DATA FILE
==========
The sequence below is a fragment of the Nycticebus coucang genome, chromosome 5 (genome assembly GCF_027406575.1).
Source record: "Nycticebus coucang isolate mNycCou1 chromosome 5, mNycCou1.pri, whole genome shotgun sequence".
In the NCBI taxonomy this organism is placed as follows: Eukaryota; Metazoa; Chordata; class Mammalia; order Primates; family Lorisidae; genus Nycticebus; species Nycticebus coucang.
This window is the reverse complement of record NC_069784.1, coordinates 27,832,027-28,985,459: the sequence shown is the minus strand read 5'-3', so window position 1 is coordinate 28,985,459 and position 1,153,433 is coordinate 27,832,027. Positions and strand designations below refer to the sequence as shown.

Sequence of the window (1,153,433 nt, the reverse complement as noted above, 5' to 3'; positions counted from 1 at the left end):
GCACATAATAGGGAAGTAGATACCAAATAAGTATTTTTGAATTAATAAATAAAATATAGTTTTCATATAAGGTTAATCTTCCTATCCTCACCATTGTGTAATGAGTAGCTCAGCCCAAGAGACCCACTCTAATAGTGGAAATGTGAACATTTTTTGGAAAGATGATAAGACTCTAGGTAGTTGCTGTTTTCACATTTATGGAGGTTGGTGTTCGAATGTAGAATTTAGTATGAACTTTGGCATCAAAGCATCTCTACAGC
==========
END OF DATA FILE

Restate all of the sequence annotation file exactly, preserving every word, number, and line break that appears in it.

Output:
The sequence below is a fragment of the Nycticebus coucang genome, chromosome 5 (genome assembly GCF_027406575.1).
Source record: "Nycticebus coucang isolate mNycCou1 chromosome 5, mNycCou1.pri, whole genome shotgun sequence".
In the NCBI taxonomy this organism is placed as follows: Eukaryota; Metazoa; Chordata; class Mammalia; order Primates; family Lorisidae; genus Nycticebus; species Nycticebus coucang.
This window is the reverse complement of record NC_069784.1, coordinates 27,832,027-28,985,459: the sequence shown is the minus strand read 5'-3', so window position 1 is coordinate 28,985,459 and position 1,153,433 is coordinate 27,832,027. Positions and strand designations below refer to the sequence as shown.

Sequence of the window (1,153,433 nt, the reverse complement as noted above, 5' to 3'; positions counted from 1 at the left end):
GCACATAATAGGGAAGTAGATACCAAATAAGTATTTTTGAATTAATAAATAAAATATAGTTTTCATATAAGGTTAATCTTCCTATCCTCACCATTGTGTAATGAGTAGCTCAGCCCAAGAGACCCACTCTAATAGTGGAAATGTGAACATTTTTTGGAAAGATGATAAGACTCTAGGTAGTTGCTGTTTTCACATTTATGGAGGTTGGTGTTCGAATGTAGAATTTAGTATGAACTTTGGCATCAAAGCATCTCTACAGC